Sorry, we failed to record your vote. Please try again
14 of 16 people found the following review helpful By Daniel Lee Taylor VINE VOICE on August 4, 2006
Format: DVD
This movie deserves a watching. Basically it is a remke of the better "I Wake Up Screaming." Richard Boone is very good as the cop after a murderer. Jean Peters and Carl Betz are also very good. Look for Aaron Spelling in the movie. The twist at the end make this one worthwhile.
Comment Was this review helpful to you? Yes No Sending feedback...
Thank you for your feedback. If this review is inappropriate, please let us know.
Sorry, we failed to record your vote. Please try again
14 of 17 people found the following review helpful By David Baldwin on September 16, 2006
Format: DVD Verified Purchase
In a nutshell, this remake of "I Wake Up Screaming" doesn't work whether you saw the original or this is your first time exposed to the story. The film is saddled with a blah cast and uninspired direction. The film's lone redeeming point is Richard Boone's account of dogged police detective Ed Cornell. Alas, that even suffers when compared to the masterful turn by Laird Cregar in "Screaming". This is by no means a bad film just an ordinary one. If it popped up on TCM you probably wouldn't be inclined to change the channel.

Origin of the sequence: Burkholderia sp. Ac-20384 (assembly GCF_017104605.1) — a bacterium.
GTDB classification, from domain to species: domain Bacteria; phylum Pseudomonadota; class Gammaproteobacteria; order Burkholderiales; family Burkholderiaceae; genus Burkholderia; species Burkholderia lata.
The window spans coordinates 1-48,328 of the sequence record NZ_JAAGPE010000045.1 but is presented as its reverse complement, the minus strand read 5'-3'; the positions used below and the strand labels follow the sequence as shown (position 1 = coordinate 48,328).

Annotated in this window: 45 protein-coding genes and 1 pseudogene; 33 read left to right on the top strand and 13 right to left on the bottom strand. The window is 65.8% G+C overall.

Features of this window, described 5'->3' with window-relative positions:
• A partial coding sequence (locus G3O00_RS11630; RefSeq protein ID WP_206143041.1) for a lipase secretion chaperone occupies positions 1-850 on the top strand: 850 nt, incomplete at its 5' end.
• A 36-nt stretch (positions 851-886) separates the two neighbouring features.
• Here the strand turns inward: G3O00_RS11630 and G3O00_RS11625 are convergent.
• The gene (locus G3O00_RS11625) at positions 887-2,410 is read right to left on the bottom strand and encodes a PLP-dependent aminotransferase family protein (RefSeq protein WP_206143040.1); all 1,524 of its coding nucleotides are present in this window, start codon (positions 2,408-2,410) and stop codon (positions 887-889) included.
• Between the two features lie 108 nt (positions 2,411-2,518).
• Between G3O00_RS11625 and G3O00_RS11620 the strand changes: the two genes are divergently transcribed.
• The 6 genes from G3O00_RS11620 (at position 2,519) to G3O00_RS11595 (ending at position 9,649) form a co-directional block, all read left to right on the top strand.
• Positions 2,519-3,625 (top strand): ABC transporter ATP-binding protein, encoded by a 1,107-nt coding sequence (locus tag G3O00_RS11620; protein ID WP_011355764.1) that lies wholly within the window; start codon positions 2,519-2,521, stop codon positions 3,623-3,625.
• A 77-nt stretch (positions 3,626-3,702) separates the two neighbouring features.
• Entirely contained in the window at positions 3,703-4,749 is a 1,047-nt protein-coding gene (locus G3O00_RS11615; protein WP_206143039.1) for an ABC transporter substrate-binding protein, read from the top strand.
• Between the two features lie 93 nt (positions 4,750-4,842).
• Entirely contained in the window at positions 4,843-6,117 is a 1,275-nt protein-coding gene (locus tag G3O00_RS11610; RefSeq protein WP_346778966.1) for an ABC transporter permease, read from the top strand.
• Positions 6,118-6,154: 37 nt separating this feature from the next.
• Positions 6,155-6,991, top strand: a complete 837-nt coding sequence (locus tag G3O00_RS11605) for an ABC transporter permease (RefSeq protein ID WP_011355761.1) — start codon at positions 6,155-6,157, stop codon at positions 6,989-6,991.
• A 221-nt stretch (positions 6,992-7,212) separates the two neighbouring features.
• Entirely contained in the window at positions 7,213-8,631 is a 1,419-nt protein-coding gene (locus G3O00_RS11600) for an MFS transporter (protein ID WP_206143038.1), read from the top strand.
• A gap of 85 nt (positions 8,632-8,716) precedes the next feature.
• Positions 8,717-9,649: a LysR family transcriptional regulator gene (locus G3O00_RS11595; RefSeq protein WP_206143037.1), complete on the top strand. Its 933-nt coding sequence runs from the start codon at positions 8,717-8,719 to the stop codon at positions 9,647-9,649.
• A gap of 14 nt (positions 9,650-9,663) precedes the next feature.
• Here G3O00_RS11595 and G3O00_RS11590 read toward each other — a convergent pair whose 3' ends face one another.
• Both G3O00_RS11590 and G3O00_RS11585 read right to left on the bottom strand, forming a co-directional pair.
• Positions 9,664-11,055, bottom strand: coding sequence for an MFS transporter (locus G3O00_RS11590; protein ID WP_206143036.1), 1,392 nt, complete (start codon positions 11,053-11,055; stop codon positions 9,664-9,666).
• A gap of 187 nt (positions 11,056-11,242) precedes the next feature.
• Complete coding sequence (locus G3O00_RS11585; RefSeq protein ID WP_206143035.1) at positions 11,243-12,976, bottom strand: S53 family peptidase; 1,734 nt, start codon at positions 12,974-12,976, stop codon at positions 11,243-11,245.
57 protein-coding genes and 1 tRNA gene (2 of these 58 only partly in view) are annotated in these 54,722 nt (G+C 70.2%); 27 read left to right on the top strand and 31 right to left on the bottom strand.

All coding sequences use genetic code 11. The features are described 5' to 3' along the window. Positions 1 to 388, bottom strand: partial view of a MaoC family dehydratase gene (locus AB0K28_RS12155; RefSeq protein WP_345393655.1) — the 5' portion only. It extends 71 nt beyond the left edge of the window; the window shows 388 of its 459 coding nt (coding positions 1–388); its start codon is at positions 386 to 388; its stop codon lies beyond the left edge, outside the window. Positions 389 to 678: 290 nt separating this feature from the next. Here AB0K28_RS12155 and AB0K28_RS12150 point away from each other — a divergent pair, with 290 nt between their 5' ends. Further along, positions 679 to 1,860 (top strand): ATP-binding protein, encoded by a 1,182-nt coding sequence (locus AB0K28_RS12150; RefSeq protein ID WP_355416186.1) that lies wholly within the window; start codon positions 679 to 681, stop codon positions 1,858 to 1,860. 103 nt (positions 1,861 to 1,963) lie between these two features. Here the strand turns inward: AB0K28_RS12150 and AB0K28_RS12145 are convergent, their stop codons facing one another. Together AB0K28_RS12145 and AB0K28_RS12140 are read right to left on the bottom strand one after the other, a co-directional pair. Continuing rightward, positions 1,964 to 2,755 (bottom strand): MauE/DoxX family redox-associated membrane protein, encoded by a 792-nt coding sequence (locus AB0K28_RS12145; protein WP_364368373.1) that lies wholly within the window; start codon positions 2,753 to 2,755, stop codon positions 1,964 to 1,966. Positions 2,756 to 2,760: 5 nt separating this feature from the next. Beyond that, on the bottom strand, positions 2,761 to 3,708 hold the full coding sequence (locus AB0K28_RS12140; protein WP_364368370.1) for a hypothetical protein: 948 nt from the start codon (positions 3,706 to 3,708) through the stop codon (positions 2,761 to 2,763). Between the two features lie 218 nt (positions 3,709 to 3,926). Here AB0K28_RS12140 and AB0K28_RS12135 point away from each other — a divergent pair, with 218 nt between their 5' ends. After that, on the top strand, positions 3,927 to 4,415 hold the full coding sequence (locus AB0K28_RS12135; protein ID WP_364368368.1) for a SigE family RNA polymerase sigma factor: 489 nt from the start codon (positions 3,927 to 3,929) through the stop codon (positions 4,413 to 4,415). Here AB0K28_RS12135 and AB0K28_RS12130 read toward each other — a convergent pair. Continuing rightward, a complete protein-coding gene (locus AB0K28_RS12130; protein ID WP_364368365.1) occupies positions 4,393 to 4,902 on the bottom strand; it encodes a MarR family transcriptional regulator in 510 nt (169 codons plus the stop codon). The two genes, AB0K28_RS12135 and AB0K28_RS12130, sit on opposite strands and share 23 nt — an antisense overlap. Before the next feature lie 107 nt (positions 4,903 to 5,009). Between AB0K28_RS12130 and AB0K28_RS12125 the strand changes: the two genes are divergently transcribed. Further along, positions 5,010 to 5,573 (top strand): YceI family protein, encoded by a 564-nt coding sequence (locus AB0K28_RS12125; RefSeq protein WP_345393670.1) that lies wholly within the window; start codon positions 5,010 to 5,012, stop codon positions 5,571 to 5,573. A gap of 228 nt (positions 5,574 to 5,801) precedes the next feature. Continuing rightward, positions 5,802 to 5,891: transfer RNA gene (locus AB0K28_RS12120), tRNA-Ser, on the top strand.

Comment Was this review helpful to you? Yes No Sending feedback...
Thank you for your feedback. If this review is inappropriate, please let us know.
Sorry, we failed to record your vote. Please try again
7 of 8 people found the following review helpful By Kevin W. Koehler on January 17, 2007
Format: DVD
I Wake Up Screaming must be some book. Not content with making a single film adaptation of it in 1941, 20th Century Fox gave it a second go-around twelve years later with this picture, now called Vicki. Regardless of whether anyone actually wakes up screaming (they don't), I think I like the original title better, if only for its pulpy luridness. Besides, the single word Vicki recalls noir siblings Gilda and Laura, which are quite simply in a different class (more on that later).